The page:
Step 3: The Distribution of the Test Statistic, Under the Null Hypothesis
The main computational aspect of a test of hypotheses is figuring out what the values of the test statistic might be if the null hypothesis were true.
The test statistic is simulated based on the assumptions of the model in the null hypothesis. That model involves chance, so the statistic comes out differently when you simulate it multiple times.
By simulating the statistic repeatedly, we get a good sense of its possible values and which ones are more likely than others. In other words, we get a good approximation to the probability distribution of the statistic, as predicted by the model in the null hypothesis.
As with all distributions, it is very useful to visualize this distribution by a histogram. We have done so in all our examples.
Step 4. The Conclusion of the Test
The choice between the null and alternative hypotheses depends on the comparison between what you computed in Steps 2 and 3: the observed value of the test statistic and its distribution as predicted by the null hypothesis.
If the two are consistent with each other, then the observed test statistic is in line with what the null hypothesis predicts. In other words, the test does not point towards the alternative hypothesis; the null hypothesis is better supported by the data. This was the case with the assessment of Mendel’s model.
But if the two are not consistent with each other, as is the case in our example about Alameda County jury panels, then the data do not support the null hypothesis. That is why we concluded that the jury panels were not selected at random. Something other than chance affected their composition.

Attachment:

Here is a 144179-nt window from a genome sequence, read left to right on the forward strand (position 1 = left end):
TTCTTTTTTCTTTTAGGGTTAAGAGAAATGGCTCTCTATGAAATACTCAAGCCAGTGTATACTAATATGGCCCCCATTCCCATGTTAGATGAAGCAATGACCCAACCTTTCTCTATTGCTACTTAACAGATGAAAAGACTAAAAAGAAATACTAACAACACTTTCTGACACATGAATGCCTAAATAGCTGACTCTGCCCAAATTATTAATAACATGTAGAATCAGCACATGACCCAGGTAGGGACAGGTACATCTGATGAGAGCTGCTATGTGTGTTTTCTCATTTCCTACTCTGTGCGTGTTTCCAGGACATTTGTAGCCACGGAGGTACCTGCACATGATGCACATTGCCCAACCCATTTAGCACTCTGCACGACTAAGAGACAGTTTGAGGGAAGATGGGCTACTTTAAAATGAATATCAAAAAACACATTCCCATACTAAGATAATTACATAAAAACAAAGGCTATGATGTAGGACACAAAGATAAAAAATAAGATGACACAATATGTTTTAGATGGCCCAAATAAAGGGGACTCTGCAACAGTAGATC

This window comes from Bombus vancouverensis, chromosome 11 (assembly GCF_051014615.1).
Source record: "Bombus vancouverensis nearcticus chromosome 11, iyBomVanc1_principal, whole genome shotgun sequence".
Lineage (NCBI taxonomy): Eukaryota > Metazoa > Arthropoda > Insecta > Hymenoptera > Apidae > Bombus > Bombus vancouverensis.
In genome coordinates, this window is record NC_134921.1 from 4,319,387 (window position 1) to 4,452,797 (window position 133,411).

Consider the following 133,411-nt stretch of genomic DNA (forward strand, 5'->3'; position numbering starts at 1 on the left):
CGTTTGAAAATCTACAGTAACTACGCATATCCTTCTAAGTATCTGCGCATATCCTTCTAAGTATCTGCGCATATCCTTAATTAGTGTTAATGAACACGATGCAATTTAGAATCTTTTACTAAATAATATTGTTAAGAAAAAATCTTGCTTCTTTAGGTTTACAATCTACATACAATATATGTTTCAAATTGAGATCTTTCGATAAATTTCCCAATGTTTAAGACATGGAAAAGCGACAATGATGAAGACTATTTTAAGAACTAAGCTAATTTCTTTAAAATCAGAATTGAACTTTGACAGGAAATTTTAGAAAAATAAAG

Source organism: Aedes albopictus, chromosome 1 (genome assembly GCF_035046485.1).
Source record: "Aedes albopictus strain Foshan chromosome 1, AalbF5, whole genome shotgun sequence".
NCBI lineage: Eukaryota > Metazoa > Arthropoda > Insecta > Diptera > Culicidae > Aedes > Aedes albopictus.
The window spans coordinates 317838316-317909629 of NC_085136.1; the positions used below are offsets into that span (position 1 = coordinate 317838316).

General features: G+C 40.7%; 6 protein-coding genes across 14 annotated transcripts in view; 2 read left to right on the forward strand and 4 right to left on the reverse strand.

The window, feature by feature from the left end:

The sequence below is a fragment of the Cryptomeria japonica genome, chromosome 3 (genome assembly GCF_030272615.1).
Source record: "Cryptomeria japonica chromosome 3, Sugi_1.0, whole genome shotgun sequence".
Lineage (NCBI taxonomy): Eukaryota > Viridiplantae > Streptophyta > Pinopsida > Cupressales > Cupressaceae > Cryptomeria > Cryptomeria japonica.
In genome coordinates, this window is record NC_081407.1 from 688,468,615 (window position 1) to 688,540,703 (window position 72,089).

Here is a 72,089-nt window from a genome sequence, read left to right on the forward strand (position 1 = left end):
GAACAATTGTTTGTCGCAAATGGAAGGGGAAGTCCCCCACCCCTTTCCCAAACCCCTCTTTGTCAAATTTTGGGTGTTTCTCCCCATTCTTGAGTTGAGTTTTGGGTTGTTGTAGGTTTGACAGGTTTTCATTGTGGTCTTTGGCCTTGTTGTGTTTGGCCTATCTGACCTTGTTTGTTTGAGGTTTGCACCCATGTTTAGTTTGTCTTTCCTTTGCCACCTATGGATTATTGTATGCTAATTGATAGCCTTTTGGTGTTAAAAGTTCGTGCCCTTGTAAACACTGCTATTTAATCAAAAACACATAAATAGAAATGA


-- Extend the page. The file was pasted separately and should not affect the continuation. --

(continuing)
If the data do not support the null hypothesis, we say that the test rejects the null hypothesis.
The Meaning of “Consistent”
In the example about Alameda County juries, it was apparent that our observed test statistic was far from what was predicted by the null hypothesis. In the example about pea flowers, it is just as clear that the observed statistic is consistent with the distribution that the null predicts. So in both of the examples, it is clear which hypothesis to choose.
But sometimes the decision is not so clear. Whether the observed test statistic is consistent with its predicted distribution under the null hypothesis is a matter of judgment. We recommend that you provide your judgment along with the value of the test statistic and a graph of its predicted distribution under the null. That will allow your reader to make his or her own judgment about whether the two are consistent.
Here is an example where the decision requires judgment.
The GSI’s Defense
A Berkeley Statistics class of about 350 students was divided into 12 discussion sections led by Graduate Student Instructors (GSIs). After the midterm, students in Section 3 noticed that their scores were on average lower than the rest of the class.
In such situations, students tend to grumble about the section’s GSI. Surely, they feel, there must have been something wrong with the GSI’s teaching. Or else why would their section have done worse than others?
The GSI, typically more experienced about statistical variation, often has a different perspective: if you simply draw a section of students at random from the whole class, their average score could resemble the score that the students are unhappy about, just by chance.
The GSI’s position is a clearly stated chance model. We can simulate data under this model. Let’s test it out.
Null Hypothesis. The average score of the students in Section 3 is like the average score of the same number of students picked at random from the class.
Alternative Hypothesis. No, it’s too low.
A natural statistic here is the average of the scores. Low values of the average will make us lean towards the alternative.
Let’s take a look at the data.
The table scores
contains the section number and midterm score for each student in the class. The midterm scores were integers in the range 0 through 25; 0 means that the student didn’t take the test.